In a high school classroom, we battle constantly against a storm of changing technologies, competing educational needs, time and materials. As technology advances and industries change, educators do their best to keep students competitive and prepared for these changes. It becomes increasingly difficult, though, to develop meaningful challenges for students because of the cost of materials and other resources.
At the same time, it is challenging to justify the time and importance of your content against other subjects in the school, such as math or science. With the power of ANSYS AIM and ANSYS SpaceClaim, the technology education classroom has been given an important tool to fight back against the storm. Continue reading →
In ANSYS AIM 18, design engineers have reason to be excited about increased functionality for fluids, structural, thermal and electromagnetics. While the foundational problem-solving functionality has existed since AIM 16, new functionality is being added in every release so AIM can better address niche applications. One such enhancement I’d like to bring to your attention is solution-dependent expressions for applications like fan cooling simulation. While this isn’t something I guarantee you’ll use in your everyday simulations, it is a powerful feature needed for certain calculations. Continue reading →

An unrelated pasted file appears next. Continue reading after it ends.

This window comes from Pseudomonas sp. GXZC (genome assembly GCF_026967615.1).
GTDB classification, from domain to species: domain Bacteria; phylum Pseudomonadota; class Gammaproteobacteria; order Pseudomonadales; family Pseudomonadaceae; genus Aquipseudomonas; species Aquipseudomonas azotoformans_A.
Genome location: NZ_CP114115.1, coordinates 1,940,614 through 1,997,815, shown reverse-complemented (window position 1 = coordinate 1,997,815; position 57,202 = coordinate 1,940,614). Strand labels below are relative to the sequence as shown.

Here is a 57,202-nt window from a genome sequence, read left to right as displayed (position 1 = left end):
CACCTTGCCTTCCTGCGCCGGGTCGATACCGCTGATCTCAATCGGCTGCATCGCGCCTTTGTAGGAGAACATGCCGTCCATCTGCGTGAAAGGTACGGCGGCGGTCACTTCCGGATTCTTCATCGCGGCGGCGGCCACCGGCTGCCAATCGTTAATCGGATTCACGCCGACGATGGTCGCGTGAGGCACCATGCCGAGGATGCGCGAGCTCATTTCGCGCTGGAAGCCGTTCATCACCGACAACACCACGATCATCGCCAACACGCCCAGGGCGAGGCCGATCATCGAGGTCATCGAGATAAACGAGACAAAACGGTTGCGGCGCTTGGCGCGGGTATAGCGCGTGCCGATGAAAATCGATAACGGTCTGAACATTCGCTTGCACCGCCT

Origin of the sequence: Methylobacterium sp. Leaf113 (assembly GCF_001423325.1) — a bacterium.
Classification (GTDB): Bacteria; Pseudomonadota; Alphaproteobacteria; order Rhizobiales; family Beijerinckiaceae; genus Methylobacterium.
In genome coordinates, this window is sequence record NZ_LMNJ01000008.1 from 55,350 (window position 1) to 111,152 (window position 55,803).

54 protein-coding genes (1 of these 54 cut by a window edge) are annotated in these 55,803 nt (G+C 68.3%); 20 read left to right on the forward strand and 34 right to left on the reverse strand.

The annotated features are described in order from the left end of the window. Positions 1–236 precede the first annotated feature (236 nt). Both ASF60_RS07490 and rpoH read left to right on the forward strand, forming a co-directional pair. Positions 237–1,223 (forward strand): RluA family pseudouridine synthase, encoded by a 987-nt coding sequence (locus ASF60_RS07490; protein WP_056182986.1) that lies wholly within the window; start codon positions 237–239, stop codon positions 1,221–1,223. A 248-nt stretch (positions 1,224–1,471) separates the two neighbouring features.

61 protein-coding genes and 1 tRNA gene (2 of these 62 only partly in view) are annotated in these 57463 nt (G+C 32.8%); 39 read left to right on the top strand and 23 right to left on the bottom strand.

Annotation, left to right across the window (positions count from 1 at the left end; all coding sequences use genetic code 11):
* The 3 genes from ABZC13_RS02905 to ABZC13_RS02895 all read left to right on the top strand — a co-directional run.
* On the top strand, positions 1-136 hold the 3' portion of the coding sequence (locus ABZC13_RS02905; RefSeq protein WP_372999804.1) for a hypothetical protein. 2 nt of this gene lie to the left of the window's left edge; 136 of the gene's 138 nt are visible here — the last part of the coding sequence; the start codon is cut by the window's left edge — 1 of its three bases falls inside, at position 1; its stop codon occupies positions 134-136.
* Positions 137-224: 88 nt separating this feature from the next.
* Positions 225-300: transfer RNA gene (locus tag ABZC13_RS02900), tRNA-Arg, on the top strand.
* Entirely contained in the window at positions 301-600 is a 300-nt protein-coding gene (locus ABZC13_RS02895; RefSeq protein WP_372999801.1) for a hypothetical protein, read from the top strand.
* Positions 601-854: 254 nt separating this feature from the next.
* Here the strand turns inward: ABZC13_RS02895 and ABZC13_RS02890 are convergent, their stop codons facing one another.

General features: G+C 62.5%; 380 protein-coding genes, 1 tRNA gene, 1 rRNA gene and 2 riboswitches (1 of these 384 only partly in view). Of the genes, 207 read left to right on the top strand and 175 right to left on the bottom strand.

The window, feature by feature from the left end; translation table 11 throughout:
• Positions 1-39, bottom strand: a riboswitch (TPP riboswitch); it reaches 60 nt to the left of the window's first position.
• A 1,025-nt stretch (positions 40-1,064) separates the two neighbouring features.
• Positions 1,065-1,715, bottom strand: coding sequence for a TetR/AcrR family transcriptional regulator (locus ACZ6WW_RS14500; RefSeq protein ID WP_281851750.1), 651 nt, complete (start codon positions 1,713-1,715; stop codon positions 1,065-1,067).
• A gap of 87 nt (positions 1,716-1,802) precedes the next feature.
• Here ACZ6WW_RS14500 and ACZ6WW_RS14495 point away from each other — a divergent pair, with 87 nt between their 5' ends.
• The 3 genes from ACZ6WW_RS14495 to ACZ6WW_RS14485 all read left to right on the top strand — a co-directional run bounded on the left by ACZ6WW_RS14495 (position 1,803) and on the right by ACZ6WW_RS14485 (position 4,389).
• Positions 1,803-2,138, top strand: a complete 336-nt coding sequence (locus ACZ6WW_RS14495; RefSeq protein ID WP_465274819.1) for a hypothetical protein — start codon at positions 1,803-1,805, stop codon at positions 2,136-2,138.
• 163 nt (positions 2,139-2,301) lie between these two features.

It is hard to believe that a year has passed and it’s time to update you on what’s new for ANSYS 18 fluid dynamics. There is so much to write about and so little space in this blog!
I’m tempted to detail our breakthrough Harmonic Analysis method that produces accurate turbomachinery simulations up to 100X faster. Or I could focus on progress with Overset Mesh that speeds and simplifies simulations with moving parts. But that is not news, that just expected. ANSYS has been delivering new levels of accuracy and advanced modeling capabilities from the beginning. Instead, I’m going to shine the spotlight on an area you might not expect from ANSYS: Ease of use. Continue reading →
I’m excited and honored to share with you the innovations in the latest release of our suite of simulation solutions, ANSYS 18, on behalf of over a thousand R&D professionals at ANSYS. The driving force for these innovations is the spread of simulation to all areas of engineering practice, a trend we call “pervasive engineering simulation.”
This trend is enabling engineers to explore the design parameter space earlier in the product lifecycle (digital exploration), test thousands of detailed designs rapidly and efficiently (digital prototyping), and monitor and optimize their product’s operation after it has been deployed (using digital twins).
To make pervasive engineering simulation as easy as possible for all engineers, we’ve added a lot of new features to each product family, as you can see below. For more information on ANSYS 18, including demo videos, webcasts, application briefs and technical papers, see our ANSYS 18 web pages. Continue reading →
Many companies, large and small, have individuals or groups using powerful engineering simulation software like ANSYS Mechanical — one of our flagship products. These analysts tackle some of the most complex and challenging engineering problems for their organizations.